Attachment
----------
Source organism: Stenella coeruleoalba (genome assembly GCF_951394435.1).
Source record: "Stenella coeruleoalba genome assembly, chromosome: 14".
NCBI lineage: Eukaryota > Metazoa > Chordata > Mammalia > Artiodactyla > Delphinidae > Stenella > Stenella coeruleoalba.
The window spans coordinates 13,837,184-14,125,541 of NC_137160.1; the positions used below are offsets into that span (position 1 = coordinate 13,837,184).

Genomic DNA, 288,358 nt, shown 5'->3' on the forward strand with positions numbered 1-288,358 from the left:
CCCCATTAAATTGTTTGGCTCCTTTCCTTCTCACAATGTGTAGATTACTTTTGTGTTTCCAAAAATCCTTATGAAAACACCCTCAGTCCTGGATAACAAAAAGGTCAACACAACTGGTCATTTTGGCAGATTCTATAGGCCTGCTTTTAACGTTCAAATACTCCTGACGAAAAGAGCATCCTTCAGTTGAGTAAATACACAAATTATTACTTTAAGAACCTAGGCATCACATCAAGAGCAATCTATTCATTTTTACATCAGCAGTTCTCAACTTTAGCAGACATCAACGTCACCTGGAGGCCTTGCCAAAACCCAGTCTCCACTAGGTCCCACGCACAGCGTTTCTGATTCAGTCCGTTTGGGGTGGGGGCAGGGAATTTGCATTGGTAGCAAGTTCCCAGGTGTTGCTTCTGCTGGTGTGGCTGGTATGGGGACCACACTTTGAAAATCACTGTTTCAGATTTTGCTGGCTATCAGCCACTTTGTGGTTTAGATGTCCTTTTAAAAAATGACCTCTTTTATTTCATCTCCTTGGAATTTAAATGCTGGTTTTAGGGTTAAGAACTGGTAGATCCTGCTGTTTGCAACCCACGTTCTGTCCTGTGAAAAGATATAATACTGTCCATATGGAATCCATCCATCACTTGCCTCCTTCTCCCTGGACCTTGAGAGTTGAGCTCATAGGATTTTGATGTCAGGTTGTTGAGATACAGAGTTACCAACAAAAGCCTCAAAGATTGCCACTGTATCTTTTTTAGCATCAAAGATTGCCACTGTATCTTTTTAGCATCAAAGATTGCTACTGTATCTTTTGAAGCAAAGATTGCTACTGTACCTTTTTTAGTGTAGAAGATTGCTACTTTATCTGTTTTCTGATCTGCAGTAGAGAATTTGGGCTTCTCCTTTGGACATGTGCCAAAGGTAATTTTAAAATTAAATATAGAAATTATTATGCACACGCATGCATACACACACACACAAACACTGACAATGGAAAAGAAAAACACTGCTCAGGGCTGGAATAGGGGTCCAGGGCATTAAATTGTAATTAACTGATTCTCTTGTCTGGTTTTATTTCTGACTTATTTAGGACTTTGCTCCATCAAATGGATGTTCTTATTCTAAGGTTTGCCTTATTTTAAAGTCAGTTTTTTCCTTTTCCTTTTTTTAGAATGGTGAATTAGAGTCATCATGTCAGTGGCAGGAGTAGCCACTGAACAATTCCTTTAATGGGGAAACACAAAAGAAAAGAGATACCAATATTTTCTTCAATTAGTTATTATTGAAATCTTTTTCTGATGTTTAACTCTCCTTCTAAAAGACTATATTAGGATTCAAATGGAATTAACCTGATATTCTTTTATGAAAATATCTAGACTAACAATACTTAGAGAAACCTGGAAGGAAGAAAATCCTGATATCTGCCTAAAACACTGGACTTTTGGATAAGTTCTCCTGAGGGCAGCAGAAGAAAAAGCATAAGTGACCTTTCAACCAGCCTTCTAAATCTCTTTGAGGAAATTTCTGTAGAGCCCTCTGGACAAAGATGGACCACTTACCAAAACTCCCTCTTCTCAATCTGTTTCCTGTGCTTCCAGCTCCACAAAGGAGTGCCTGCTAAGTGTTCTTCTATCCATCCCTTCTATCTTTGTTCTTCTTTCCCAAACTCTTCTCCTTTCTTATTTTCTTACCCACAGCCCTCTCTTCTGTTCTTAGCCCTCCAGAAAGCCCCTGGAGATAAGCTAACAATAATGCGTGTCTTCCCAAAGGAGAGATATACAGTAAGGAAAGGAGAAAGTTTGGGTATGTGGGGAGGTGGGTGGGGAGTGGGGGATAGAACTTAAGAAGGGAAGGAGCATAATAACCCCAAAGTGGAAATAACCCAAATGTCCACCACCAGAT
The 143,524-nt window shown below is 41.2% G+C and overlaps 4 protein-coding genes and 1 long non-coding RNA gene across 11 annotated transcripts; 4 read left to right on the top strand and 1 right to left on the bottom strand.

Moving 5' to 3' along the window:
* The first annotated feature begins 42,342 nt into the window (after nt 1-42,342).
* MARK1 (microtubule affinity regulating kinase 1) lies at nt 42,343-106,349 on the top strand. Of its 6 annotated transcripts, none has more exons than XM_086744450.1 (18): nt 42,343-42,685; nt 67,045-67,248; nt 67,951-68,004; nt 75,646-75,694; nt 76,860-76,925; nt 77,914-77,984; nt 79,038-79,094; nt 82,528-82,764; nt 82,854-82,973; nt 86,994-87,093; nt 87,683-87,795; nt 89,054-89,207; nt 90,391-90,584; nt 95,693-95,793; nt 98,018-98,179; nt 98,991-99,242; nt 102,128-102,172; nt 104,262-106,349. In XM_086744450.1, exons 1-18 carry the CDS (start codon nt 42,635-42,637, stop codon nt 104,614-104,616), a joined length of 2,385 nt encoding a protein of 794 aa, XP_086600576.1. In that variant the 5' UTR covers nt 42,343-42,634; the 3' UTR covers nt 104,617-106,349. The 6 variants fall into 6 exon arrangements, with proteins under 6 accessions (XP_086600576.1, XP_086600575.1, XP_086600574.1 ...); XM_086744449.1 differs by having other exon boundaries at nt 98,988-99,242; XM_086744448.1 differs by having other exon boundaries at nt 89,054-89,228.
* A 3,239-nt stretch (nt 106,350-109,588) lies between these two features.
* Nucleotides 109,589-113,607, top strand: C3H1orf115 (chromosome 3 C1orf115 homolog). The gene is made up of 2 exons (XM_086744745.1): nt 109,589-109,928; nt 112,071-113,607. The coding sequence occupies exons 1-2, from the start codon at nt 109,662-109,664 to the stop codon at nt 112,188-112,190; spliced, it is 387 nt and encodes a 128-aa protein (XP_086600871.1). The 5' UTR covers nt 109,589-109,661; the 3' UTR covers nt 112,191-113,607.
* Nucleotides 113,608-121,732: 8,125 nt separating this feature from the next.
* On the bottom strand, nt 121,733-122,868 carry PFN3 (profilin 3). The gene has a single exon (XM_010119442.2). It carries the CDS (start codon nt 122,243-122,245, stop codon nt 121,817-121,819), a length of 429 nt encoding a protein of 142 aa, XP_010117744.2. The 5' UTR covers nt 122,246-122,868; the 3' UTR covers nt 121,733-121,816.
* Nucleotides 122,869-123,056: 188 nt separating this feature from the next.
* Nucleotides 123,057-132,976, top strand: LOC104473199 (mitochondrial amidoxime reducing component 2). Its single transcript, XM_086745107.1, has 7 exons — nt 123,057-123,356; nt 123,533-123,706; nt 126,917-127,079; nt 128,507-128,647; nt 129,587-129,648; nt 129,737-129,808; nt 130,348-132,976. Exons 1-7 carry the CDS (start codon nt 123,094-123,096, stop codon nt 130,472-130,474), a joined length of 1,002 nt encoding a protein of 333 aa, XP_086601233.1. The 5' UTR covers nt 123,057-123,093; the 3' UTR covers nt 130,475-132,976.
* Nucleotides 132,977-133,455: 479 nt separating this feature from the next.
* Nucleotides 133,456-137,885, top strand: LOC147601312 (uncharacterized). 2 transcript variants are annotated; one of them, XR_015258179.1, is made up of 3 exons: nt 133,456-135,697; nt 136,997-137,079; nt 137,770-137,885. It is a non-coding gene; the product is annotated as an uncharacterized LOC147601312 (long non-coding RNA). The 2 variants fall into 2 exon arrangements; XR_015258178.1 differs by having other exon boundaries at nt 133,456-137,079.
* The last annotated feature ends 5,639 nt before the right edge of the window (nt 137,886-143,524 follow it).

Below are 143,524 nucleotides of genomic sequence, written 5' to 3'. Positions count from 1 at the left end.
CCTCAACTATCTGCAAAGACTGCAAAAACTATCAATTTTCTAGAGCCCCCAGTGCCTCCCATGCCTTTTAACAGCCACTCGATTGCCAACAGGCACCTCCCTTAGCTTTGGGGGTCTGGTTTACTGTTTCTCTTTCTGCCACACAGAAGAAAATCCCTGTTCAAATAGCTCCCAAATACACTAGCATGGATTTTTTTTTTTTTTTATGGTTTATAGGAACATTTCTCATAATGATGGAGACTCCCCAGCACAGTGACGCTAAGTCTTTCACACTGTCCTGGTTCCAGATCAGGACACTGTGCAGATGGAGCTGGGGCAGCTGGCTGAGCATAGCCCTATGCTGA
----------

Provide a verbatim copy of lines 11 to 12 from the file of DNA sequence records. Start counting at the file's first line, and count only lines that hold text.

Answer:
* A 3,239-nt stretch (nt 106,350-109,588) lies between these two features.
* Nucleotides 109,589-113,607, top strand: C3H1orf115 (chromosome 3 C1orf115 homolog). The gene is made up of 2 exons (XM_086744745.1): nt 109,589-109,928; nt 112,071-113,607. The coding sequence occupies exons 1-2, from the start codon at nt 109,662-109,664 to the stop codon at nt 112,188-112,190; spliced, it is 387 nt and encodes a 128-aa protein (XP_086600871.1). The 5' UTR covers nt 109,589-109,661; the 3' UTR covers nt 112,191-113,607.